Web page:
The Navy claims uncertainties over the budget sequester, or not, are delaying class repairs for CVN-72 Abraham Lincoln.
The U.S. Navy will delay the refueling of the aircraft carrier USS Abraham Lincoln for an unknown period because of the uncertain fiscal environment due to the ongoing legislative struggle, the service told Congress in a Friday message obtained by USNI News.
The article suggests the Navy is planning other postponements or deferrals of carrier maintenance. With something resembling an arms race in aircraft carriers taking place among Pacific Rim powers, these announcements by the Navy might be the service equivalent of the National Park Service threatening to close Grand Canyon National Park (the country having gotten along despite the canonical Washington Monument being closed for the past year and a half).

Class repairs midway through the expected 50-year service life of a carrier take time.
The Navy had budgeted $92 million for the Lincoln refueling in its FY 2012 budget.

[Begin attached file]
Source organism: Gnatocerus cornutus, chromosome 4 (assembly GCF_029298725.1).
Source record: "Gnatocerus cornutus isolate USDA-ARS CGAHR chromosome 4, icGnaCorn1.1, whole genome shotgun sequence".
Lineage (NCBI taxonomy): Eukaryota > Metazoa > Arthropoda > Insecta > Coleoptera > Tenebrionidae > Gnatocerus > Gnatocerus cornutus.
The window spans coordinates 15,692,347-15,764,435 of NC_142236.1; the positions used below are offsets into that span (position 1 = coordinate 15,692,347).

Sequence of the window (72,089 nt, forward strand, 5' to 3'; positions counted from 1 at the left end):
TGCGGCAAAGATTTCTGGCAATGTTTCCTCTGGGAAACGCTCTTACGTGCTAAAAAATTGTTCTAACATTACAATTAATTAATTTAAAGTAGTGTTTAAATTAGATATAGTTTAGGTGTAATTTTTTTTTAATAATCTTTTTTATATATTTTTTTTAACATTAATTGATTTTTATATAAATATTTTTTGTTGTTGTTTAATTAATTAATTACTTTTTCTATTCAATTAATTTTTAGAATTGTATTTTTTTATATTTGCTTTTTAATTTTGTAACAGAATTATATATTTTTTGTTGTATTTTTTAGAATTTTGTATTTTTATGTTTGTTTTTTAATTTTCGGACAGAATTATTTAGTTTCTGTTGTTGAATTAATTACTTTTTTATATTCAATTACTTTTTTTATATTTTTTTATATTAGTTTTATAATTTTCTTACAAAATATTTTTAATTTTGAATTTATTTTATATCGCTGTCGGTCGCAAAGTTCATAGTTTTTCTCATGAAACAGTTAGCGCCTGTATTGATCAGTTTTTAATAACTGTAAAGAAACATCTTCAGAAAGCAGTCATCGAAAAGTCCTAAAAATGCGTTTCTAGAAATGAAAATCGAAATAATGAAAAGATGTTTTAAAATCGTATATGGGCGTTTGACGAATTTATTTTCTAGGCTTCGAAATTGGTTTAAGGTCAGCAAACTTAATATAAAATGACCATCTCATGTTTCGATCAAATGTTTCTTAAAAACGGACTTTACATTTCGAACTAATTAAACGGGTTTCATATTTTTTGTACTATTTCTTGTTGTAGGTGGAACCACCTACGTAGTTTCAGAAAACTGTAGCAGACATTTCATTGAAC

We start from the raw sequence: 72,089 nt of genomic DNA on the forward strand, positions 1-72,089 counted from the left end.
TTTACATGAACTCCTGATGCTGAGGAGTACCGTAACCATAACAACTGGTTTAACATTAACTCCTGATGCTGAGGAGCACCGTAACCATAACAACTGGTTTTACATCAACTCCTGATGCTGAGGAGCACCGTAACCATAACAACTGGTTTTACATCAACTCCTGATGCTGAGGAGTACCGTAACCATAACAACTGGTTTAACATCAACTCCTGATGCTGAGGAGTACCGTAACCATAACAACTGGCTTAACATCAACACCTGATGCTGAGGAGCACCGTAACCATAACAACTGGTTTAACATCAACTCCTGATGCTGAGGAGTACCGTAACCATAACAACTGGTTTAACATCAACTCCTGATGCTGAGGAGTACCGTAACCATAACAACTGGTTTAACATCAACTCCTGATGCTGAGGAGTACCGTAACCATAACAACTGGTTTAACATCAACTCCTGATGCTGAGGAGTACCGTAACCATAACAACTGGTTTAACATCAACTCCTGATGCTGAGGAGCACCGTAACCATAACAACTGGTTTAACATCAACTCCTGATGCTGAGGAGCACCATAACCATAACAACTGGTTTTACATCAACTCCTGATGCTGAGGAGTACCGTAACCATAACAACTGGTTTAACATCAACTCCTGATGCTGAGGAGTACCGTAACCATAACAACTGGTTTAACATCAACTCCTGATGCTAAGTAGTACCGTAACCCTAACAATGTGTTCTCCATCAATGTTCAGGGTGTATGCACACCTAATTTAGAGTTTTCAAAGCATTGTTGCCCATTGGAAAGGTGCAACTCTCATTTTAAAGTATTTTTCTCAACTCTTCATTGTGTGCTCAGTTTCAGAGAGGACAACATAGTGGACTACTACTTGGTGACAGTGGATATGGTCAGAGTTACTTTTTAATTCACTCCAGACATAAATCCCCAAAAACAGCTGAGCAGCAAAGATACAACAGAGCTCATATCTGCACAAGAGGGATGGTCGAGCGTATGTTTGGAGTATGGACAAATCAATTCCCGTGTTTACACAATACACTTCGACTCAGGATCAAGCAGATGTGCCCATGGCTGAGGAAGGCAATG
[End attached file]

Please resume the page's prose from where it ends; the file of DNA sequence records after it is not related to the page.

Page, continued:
Each Nimitz-class carrier undergoes a refueling and complete overhaul at the halfway point in its 50-year service life.
The overhaul will take four years. I suspect that there'd be more urgency if carriers served a purpose other than giving admirals large flagships.

Franklin D. Roosevelt's navy brought 29 new fleet carriers and 122 new escort carriers on-line and eliminated the Imperial Japanese Navy as a strategic force in less time. Abraham Lincoln's navy built Monitor in under 100 days, augmented the fleet over the next few years, and cut off rebel commerce in less time.  Some of the later monitors remained in commission for close to half a century, presumably without any four-year overhauls.

No comments: